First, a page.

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November’s biggest releases


With the holiday season approaching, brands are releasing the product that they want us to buy to our relatives (or to ourselves).

End of last month, Google quietly released its flagship, the Nexus 5, a powerful 5 inches beast built by LG. This device is shipped with the latest version of Android: KitKat. The version 4.4 comes with some under the hood improvements and some UI tweaks. The Nexus 5 also comes with one exclusive feature, the Google Now Launcher, a home screen that integrates Google’s omniscient, contextual assistant on the leftmost panel, and that can be triggered by saying “OK Google” (or “OK Jarvis” if you’re an IronMan fan), a bit like the Moto X.


Google also released a Motorola mid-end phone with the price tag of a low-end device. The Moto G, unlike its big browser the Moto X, is available worldwide, and has no contextual dedicated co-processors. But it is said to be as fast and responsive as the Galaxy S4 and the Nexus 5. With this device, Google and Motorola are targeting emerging markets with an excellent quality/price ratio.


On the other side of the Atlantic, the company built by disappointed Nokia’s engineers, Jolla, released their first flagship. This company started where Nokia left with MeeGo, and built Sailfish OS on top of it. I already talked about the customization feature of the Jolla phone in a previous post: The Other Half. One other feature that could help the adoption of this new player, is the fact that you can install Android apps on it, and then benefits from the huge amount of apps available, unlike Windows Phones.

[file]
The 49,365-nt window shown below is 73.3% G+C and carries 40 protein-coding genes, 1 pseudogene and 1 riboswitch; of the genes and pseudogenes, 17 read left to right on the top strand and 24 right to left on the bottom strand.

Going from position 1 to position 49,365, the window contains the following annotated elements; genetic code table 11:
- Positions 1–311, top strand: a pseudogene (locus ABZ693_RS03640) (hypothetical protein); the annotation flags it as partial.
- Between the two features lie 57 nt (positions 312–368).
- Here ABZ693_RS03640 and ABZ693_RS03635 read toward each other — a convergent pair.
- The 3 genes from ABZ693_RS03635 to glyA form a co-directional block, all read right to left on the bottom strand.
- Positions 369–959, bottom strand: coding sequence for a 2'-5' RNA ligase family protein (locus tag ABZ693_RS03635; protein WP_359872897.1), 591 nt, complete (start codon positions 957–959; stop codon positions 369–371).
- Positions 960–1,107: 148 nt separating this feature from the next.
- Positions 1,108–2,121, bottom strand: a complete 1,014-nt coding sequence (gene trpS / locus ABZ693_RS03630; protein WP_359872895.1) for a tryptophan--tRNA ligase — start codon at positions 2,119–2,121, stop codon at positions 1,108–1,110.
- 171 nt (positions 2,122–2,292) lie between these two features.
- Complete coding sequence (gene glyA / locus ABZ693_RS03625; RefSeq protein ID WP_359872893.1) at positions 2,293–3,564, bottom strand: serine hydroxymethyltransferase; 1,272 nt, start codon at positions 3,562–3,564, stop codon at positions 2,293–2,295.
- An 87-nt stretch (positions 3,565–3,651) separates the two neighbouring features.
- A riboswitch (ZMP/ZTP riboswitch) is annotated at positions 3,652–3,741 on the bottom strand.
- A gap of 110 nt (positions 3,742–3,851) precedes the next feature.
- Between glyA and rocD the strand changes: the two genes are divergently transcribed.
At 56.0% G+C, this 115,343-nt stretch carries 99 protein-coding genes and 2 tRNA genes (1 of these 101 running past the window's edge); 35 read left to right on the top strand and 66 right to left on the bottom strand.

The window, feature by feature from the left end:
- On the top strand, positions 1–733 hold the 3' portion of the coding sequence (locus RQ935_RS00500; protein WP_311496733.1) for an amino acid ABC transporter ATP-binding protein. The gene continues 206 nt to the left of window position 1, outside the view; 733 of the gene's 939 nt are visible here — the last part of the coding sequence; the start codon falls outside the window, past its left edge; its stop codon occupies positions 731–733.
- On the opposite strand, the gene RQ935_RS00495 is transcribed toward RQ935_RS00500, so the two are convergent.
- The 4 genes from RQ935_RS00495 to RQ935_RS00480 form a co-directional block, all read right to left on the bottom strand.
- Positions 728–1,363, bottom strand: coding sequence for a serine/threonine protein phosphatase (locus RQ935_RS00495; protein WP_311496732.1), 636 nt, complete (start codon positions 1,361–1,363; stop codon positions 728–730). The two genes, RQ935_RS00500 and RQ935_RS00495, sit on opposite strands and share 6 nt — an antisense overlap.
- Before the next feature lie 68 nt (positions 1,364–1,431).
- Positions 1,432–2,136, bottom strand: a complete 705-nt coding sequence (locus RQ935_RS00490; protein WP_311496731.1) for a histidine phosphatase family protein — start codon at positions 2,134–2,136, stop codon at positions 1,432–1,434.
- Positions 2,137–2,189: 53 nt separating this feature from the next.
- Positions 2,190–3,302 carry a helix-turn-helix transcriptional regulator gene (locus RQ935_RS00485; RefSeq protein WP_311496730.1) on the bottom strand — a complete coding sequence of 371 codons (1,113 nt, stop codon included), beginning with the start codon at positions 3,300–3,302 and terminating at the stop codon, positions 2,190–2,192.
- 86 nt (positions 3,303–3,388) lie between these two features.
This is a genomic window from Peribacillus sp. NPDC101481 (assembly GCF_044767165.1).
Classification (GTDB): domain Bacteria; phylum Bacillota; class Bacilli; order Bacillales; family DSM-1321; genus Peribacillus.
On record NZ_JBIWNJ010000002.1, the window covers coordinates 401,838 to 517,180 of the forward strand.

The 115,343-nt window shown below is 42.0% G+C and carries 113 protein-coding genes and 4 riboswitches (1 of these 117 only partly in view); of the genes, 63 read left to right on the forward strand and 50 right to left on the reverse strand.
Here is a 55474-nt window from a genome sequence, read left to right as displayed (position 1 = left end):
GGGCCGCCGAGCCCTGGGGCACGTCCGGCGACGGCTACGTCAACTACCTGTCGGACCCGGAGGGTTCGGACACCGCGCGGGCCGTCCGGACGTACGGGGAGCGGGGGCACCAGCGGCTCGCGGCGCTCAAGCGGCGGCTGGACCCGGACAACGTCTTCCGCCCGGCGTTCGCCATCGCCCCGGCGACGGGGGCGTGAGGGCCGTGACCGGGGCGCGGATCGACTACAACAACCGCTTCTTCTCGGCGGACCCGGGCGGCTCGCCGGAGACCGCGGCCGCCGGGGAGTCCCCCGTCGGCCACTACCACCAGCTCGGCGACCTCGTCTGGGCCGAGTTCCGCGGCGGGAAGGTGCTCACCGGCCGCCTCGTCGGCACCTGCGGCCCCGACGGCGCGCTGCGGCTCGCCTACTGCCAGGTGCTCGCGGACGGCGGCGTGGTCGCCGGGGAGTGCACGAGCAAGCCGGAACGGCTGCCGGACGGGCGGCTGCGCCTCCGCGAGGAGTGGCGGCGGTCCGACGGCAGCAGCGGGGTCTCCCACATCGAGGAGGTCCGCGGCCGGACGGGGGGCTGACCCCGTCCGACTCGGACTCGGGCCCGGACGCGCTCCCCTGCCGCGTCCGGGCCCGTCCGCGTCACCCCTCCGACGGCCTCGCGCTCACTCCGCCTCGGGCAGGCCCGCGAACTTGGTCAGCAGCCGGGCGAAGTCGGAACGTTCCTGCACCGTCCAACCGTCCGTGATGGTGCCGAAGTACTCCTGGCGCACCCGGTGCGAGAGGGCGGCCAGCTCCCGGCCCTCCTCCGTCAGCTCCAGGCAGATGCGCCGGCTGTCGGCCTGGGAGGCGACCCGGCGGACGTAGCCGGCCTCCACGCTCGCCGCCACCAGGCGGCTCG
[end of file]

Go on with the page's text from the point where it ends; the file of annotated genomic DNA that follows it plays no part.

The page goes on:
That’s about it for smartphones, but this year is a big one for the gaming industry: 2 big players are releasing the next generation of their living room console.

In alphabetical order (to avoid making anyone jealous ;-)), the PS4: this machine is built for gaming and only for gaming, it is powerful, small, a bit noisy, and has a ton of feature related to games (like live streaming what you’re doing in front of the TV while gaming), but when it comes to other stuff you do in a living room you’ll have to wait: this device cannot read video files or mp3, at least for now.


The direct competitor released the Xbox ONE: a more expensive console with similar specs (despite being said to be a little less powerful), but built for the future of entertainment: it comes with a lots of VOD services, Live TV integration, video conference through Skype, music streaming, Internet Explorer (Yeay!!! :-P), and more. Moreover, it comes with the Kinect 2 and its powerful voice and gesture recognition feature (the PS4 also has a similar feature, but it seems a bit bulky).


But at the end, we all know that this is the list of available games and exclusive titles that will decide the fate of these two competitors.

In a previous article, I already talked about Valve, the company behind Half Life 1 and 2 and the Steam platform, and its desire to invade the living room with its Steam machines. IBuyPower thought it could take advantage of the war between the PS4 and the Xbox ONE to present its first Steam machine. A PC shipped with the Steam OS for the price tag of an Xbox ONE. The problem is that we will have to wait for 2014 to see big games compatible with Linux. Meanwhile, the Steam Machines are not really a threat for Sony and Microsoft,… yet.

Talking about Microsoft, they decided to take advantage of the buzz created by their Scroogled campaign to sell products. The Scroogled campaign aims at discrediting Google, by showing in funny videos, how the Montain View company is using your personal information to sell ads.

And last but not least, if you don’t have 300€ to spend in a Parrot drone, you can still control a paper plane with you smartphone thanks to PowerUp.

[polldaddy poll=7630749]


Charles Bonneau
Twitter: @charlesbonneau

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